The carbon farming future — by which farmers get paid to trap the organic matter in the earth through sustainable practices — is becoming a reality for a Minnesota-based company linked to ag giant Land O'Lakes.
But it sometimes takes encouragement. Just ask Brad Hagen, a farmer near Ellendale, Minn.
"A lot of people, including myself, were pretty shy about wanting to sign up," Hagen said. "It was so new. We didn't know what we were signing up into."
Hagen started farming in 1988. But by 2013, his fields were scorched by drought. He'd also lost more topsoil every year, describing conditions as a "modern day Dust Bowl."
So he planted a cover crop — winter rye after he'd harvested his corn. It turned the heads of neighbors. Cover crops act as a blanket on barren fields, keeping precious topsoil from eroding away.
They play an additional role in carbon farming: By spring, the roots of Hagen's winter rye had increased nitrogen in the soil. His field was trapping more carbon.
The nitrogen cycle and carbon cycle are closely linked, but naturally occurring sources of nitrogen are limited, especially in agricultural land. Carbon farming aims to improve a field's ability to produce its own nitrogen that then helps lock carbon in the soil.
"Carbon is basically the good stuff," said Hagen. "The stuff that makes your fields productive."
Hagen wants it in the soil. And so, increasingly, do big corporations.
Arden Hills-based ag giant Land O'Lakes launched Truterra in 2016 as its sustainability wing. Last year, the first enrollment season of its carbon program opened up. Company leaders say Truterra won a bid to buy and sell carbon for Microsoft, the Redmond, Wash.-based multinational technology company.
In effect, by buying credits, Microsoft can offset their own carbon footprint by paying someone else to keep theirs smaller.
After a conversation with his local ag retailer, Hagen heard that Truterra, a Land O'Lakes-owned business, would pay him money to do exactly what he was already doing: sequestering carbon through innovative farming practices.
"The farmer was one of the first environmentalists," said Mariah Murphy, Truterra's director of retailer and farmer services. "From the beginning days, farmers were starting to figure out how to better their practices, better their harvest, and it's still continuing today."
Carbon credits, sometimes derided as the NFTs of farm country, are still relatively new. In 2003, a carbon market launched in Chicago. But with increasing desire to monetize — and thus, incentivize — environmental programs, the market for buying and selling carbon has grown.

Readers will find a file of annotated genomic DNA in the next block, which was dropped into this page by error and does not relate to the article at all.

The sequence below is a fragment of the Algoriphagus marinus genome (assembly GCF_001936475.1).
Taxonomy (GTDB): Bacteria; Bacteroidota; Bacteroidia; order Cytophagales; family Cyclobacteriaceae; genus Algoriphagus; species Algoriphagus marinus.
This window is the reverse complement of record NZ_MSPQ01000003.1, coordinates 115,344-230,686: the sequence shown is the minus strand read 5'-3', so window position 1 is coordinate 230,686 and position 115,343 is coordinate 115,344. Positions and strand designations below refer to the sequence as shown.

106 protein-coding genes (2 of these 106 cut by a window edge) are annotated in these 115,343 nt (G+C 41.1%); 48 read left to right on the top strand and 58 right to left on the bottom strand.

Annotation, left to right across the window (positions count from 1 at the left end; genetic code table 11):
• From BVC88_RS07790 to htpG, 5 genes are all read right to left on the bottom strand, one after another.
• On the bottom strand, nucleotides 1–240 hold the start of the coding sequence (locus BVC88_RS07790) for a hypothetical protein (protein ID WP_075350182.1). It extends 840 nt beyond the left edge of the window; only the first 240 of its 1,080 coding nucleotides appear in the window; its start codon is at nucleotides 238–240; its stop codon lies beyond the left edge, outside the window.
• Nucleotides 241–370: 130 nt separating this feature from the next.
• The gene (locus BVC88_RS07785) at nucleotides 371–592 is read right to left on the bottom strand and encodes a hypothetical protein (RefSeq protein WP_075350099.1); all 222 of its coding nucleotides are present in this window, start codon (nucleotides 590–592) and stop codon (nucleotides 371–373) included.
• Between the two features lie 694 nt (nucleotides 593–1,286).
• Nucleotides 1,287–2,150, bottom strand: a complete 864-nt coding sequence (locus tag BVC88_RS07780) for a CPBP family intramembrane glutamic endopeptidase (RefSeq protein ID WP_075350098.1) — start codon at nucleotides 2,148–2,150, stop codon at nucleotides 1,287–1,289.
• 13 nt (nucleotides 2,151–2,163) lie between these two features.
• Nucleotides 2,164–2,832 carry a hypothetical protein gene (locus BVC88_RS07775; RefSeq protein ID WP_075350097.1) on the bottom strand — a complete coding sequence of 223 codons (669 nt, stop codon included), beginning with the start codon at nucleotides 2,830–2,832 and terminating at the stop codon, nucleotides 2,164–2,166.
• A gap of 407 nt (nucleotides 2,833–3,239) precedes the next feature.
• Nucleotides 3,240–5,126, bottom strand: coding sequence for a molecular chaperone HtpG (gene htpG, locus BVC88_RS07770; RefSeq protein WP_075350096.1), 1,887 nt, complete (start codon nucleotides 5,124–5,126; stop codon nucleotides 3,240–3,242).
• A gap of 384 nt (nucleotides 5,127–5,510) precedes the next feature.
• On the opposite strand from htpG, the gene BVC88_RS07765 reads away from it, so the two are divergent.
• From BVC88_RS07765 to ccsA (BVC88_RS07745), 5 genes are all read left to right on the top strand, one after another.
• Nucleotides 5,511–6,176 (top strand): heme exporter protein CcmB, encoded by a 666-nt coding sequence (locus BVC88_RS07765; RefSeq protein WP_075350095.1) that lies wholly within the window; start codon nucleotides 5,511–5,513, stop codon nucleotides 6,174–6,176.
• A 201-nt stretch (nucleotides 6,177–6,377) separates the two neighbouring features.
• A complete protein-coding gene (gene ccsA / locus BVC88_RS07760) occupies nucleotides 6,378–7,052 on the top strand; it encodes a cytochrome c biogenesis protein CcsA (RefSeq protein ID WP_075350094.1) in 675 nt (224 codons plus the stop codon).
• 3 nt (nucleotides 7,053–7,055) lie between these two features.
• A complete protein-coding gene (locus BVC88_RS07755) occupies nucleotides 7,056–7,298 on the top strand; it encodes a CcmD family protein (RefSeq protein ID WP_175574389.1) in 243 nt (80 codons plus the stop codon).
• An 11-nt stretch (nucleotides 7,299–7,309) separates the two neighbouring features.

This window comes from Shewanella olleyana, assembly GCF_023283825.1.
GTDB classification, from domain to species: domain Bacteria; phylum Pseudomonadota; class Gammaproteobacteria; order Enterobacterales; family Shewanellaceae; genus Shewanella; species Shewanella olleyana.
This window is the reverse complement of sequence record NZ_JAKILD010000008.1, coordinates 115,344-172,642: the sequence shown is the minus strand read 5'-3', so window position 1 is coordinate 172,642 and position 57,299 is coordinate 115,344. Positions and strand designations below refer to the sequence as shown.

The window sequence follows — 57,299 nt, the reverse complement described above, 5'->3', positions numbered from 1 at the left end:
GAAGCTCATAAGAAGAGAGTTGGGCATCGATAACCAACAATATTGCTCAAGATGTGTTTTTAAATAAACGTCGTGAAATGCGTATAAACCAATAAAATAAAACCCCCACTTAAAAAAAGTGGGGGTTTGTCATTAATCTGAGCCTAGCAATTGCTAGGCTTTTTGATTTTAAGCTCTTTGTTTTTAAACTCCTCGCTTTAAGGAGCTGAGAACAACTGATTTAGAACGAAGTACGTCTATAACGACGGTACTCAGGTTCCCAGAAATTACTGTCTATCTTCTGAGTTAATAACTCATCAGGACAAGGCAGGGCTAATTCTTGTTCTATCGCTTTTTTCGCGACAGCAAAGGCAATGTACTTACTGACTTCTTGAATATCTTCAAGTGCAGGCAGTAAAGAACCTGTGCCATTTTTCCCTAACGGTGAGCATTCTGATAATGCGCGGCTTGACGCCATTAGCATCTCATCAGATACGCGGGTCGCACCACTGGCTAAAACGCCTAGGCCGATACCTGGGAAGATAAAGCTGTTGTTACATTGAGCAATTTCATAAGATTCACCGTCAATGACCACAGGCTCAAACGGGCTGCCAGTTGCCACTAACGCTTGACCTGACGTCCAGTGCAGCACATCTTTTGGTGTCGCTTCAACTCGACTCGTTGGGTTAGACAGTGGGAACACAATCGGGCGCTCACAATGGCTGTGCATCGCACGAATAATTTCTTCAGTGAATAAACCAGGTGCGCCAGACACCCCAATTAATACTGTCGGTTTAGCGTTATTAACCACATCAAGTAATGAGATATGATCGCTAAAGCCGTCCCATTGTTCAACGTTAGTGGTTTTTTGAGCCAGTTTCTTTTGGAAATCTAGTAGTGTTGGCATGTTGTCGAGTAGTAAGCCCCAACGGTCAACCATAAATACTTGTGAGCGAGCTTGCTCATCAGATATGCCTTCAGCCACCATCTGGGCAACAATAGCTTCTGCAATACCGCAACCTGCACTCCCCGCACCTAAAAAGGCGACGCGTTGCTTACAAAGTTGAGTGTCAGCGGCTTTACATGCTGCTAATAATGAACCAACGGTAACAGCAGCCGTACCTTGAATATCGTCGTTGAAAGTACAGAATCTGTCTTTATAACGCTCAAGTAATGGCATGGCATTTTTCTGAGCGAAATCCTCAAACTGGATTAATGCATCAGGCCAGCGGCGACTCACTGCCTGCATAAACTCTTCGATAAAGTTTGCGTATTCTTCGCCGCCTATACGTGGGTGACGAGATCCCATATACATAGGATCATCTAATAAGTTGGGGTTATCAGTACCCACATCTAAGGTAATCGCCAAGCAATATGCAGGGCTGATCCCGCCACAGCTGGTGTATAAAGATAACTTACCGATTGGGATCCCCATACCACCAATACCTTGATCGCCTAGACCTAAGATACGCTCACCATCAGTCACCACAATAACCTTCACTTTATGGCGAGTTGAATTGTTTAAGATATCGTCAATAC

Just last month, Target and Hormel announced a $1.7 million investment into regenerative ag farms. Earlier this year, Wisconsin-based sustainable dairy giant Organic Valley launched a carbon-insetting program with farmers.
Officials with Truterra, who finished its latest enrollment season at the end of June, say they've so far paid farmers $4 million for sequestering 200,000 metric tons of carbon.
The effort requires farmers, and the company, to first figure out how much carbon is already in the soil. This is done by boring holes in the ground and running field tests. Truterra quantifies soil tests and makes models with Colorado State University. The process can take up to nine or 10 months.
But Truterra says the turn-around — from a farmer enrolling to seeing their first payment — is "lightning quick" for such a robust process. Company leaders argue it can often take competitors over a year to complete.
Depending on how many acres a farmer enrolls, the payments can be an extra line of income to his or her operation.
Enrolled producers earn $25 for every ton sequestered. Truterra says the average farm sequesters 0.3 to 0.5 tons of carbon per acre. According to a Purdue University survey of American farmers participating in a carbon exchange program, half say they recoup less than $10 per acre.
"Carbon [farming] should really be seen as the cherry on top," Murphy said. "You should really be [carbon] farming for soil health, for continuing that agronomic journey."
Moreover, carbon-friendlier farming has added benefits beyond credit payments.
Anna Cates, Minnesota's state soil health specialist and a soil scientist with University of Minnesota Extension, says practices that sequester carbon tend to have other benefits related to water quality and preventing soil erosion. Moreover, she noted farmers can't be expected to carry the burden alone of cleaning up the environment.
"They're also operating private businesses," said Cates.
Truterra's Murphy says the company has received interest from thousands of farmers in the last 18 months. While Microsoft is currently the sole client, the company acknowledges interest from other parties.
Like any innovation in farming country, carbon farming takes a little curiosity and maybe some courage. Hagen says farmers also need sympathetic landlords — often people living far away from the farm in the Twin Cities or other metropolitan areas.
"If the landowner is going to pooh-pooh the idea, [saying], 'Well, Grandpa always did it this way with a moldboard plow, and if you're not doing it that way, I don't know if you're going to be a very good farmer,'" Hagen said, then the prospect is thwarted.
For Hagen, he was heartened by his landlord's reaction.
"They've seen me doing this stuff and one in particular was like, 'We're really happy with what you're doing with our ground.'"